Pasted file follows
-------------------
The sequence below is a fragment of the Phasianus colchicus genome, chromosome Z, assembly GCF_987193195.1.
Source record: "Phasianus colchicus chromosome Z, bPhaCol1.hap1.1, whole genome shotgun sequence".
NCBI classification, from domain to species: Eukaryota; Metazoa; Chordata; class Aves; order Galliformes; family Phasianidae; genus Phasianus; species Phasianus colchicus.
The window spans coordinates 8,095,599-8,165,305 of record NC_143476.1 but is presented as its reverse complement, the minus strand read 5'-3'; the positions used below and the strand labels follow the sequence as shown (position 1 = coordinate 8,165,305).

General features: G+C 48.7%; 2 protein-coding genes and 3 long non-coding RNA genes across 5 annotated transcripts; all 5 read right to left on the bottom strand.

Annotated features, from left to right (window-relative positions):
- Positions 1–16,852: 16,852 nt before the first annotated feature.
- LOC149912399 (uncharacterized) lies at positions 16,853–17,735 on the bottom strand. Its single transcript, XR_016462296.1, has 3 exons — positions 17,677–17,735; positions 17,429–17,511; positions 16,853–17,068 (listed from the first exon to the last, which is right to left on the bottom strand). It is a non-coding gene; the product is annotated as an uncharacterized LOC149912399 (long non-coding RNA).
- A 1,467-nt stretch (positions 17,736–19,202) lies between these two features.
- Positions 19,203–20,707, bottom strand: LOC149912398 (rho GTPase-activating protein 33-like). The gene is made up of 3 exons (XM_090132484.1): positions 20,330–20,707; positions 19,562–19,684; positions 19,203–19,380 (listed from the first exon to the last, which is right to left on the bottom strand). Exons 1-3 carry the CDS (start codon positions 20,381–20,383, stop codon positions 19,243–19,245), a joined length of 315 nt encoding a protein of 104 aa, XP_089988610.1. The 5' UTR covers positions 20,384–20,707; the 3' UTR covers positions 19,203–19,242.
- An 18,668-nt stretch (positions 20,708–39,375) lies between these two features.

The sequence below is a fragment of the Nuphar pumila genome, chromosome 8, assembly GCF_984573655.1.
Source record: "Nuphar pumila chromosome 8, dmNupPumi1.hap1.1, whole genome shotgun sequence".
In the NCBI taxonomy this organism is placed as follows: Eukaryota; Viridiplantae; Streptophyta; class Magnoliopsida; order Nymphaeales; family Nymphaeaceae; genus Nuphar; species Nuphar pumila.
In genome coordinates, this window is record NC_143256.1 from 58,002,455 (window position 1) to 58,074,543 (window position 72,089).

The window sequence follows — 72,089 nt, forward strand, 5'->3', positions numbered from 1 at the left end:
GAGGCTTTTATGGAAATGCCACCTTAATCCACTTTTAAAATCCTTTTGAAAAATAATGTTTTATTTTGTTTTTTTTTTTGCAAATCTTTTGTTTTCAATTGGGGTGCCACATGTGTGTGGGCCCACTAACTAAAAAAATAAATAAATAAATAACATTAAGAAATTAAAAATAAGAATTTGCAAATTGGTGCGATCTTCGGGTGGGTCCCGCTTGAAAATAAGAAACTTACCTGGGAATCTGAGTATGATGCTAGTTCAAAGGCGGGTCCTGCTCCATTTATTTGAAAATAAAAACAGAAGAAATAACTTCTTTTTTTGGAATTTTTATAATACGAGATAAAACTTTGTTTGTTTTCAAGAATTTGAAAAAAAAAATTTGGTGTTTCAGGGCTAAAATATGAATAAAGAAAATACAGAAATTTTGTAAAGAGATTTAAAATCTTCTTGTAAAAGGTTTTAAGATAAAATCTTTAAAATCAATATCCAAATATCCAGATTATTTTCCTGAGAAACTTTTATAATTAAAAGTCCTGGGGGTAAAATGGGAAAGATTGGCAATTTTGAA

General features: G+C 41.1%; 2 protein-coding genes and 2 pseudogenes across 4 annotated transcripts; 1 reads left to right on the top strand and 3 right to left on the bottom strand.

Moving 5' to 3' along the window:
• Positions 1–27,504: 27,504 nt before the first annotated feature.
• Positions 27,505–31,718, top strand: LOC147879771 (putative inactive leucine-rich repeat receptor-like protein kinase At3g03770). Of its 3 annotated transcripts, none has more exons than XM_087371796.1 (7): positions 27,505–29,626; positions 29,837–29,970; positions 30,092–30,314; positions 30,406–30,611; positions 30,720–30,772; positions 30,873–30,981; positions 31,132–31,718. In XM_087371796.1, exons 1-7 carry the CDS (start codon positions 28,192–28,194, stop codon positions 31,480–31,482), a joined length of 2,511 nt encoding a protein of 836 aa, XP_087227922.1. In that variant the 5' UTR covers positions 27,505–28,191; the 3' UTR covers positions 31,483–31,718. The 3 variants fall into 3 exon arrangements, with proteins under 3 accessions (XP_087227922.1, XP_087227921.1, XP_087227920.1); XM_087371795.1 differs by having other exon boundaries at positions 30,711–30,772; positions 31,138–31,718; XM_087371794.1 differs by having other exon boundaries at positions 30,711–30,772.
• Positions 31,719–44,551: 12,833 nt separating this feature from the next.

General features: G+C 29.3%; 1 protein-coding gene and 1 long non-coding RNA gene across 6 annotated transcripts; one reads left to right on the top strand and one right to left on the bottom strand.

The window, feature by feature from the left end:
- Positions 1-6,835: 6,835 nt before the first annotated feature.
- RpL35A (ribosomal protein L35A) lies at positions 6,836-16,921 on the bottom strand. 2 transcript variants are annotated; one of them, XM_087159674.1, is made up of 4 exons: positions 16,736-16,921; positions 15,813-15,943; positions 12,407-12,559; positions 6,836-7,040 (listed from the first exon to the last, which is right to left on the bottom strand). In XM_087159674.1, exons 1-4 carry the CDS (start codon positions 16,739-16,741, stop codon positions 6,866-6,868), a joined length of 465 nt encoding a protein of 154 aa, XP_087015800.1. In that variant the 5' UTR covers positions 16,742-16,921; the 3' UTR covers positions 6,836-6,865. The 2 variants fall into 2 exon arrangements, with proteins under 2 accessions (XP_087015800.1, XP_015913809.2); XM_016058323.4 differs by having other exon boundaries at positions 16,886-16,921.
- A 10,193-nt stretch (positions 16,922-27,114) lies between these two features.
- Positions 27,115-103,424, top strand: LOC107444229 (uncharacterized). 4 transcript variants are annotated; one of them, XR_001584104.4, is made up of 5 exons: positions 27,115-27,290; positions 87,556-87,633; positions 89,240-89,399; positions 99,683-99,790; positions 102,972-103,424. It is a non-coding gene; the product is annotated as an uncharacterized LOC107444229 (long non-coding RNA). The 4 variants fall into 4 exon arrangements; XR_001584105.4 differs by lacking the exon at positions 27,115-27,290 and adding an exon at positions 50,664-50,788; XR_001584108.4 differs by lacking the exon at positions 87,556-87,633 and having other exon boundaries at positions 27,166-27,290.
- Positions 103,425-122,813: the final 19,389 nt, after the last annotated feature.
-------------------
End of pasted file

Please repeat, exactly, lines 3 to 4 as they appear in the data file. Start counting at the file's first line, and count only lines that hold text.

NCBI classification, from domain to species: Eukaryota; Metazoa; Chordata; class Aves; order Galliformes; family Phasianidae; genus Phasianus; species Phasianus colchicus.
The window spans coordinates 8,095,599-8,165,305 of record NC_143476.1 but is presented as its reverse complement, the minus strand read 5'-3'; the positions used below and the strand labels follow the sequence as shown (position 1 = coordinate 8,165,305).